On Feb. 6, Igor Sadikov, an elected student representative at McGill University, tweeted “punch a zionist today” (sic). The statement stirred some reaction, though not the universal revulsion that should greet incitement to political violence in Canada. The Student Society of McGill University (SSMU), on which Sadikov serves as an elected representative, has declined to condemn him or remove him from his position.
Instead, the brunt of vitriol appears to have been reserved for another member of the SSMU – one who is Jewish. At a public meeting where the violence-inciting statement of a councilor should have been the top agenda item, the tables turned and, instead, Jasmine Segal, a fellow councilor, who told the audience she is a Zionist, was singled out for condemnation.
The McGill Daily, a student-run newspaper that has an explicit policy of refusing to publish anything perceived as pro-Israel, has been a voice on campus emboldening voices like Sadikov’s. In writing about the SSMU meeting – under a header boldly declaring the article “News,” as opposed to commentary or opinion – the paper “reported” that “many at McGill and in the wider world are portraying it as an incitement to antisemitic violence.”
For the education of readers, the author of the piece explained: “This interpretation rests on the conflation of Zionism with Jewishness which, while widely believed, is in fact a misconception; many Jewish people do not identify with the settler-colonial ideology of Zionism or the goals and actions of the state of Israel.”
One member of the audience at the meeting said he felt personally threatened by Sadikov’s tweet, in response to which a student who identified herself as Palestinian declared that she felt unsafe because there is a self-avowed Zionist on council.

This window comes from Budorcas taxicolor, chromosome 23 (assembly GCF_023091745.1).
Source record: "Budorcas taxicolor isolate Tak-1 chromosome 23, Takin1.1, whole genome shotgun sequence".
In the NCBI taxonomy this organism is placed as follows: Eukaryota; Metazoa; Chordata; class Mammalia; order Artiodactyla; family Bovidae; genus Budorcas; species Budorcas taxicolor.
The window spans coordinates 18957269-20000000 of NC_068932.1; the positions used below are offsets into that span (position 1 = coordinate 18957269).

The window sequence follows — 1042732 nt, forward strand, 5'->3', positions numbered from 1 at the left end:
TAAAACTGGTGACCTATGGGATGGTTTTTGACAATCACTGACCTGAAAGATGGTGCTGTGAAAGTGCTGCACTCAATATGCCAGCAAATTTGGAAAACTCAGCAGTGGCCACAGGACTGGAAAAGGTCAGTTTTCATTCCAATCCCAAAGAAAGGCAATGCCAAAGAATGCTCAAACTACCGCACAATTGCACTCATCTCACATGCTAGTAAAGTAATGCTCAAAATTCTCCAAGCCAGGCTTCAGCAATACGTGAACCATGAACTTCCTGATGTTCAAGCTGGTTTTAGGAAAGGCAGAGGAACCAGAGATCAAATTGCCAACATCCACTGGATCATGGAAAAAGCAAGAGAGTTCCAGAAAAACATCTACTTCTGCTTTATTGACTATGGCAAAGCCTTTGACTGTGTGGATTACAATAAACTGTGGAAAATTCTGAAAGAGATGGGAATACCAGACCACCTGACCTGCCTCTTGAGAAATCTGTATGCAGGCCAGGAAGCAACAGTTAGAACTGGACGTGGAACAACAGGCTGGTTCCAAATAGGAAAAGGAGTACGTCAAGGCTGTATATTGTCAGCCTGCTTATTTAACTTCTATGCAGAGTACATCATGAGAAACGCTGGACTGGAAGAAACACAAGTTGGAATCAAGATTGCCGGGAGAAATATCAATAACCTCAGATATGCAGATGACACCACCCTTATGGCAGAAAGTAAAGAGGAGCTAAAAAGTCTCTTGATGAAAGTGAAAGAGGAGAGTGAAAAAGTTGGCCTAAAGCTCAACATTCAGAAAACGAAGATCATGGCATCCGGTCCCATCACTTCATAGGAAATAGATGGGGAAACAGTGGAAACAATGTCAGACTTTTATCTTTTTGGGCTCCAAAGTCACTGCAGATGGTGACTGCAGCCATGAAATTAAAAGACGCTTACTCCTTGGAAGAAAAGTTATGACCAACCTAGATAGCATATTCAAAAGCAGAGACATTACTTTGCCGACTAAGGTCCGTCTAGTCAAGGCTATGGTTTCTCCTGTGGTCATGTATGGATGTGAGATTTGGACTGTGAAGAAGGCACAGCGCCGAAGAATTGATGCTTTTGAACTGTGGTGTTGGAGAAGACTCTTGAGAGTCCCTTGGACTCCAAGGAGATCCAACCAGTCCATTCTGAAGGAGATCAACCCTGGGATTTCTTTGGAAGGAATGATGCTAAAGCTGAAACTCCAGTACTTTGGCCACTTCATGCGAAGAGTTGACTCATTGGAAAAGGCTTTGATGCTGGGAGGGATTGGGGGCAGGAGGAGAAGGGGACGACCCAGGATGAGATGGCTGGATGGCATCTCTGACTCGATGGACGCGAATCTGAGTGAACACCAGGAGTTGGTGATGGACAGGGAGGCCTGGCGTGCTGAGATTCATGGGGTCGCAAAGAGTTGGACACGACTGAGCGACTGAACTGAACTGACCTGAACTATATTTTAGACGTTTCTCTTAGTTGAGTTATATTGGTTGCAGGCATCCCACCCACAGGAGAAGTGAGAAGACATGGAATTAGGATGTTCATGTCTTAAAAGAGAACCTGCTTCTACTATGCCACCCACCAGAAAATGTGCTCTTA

“Since SSMU has a social justice mandate,” she asked, according to the Daily account, “why does it allow Zionist councilors on council, when Zionist ideology is inherently [linked to] ethnically cleansing Palestinians?”
On a Facebook post after the meeting, Segal wrote about being targeted by the audience and abandoned by her colleagues on council.
“I was left isolated and alone to respond,” she wrote, in a statement that has been widely shared. “My fellow representatives sat in silence and permitted this malicious, prejudicial and unjustified attack to continue. Instead of rising to state that this abusive conduct would not be tolerated at this meeting and at McGill at large, I was left alone to answer prejudicial questions that should not have had such a platform. I was under attack and did the best I could to try and redirect to the issues of the meeting and … bring down the rising temperature in the room.”
The fact that most of Sadikov’s colleagues on the student society stood by him and that it has been Segal who has been made to feel like the wrongful party is not surprising. It is reflective of a general lack of compassion and listening, including among those who claim to be stewards of social justice and intercultural understanding.
Time was critics would specify that they are condemning policies of the Israeli government, not Israel’s right to exist. Now, the journalistic voice of students at McGill University just declares that the movement for Jewish self-determination has nothing at all to do with Jews, and a student considers themself “unsafe” in the mere presence of an individual who believes the Jewish people have a right to a homeland. Worst of all, even when someone literally calls for violence against fellow human beings, the overall reaction is not to condemn such incitement, but to turn against the Jew in the room.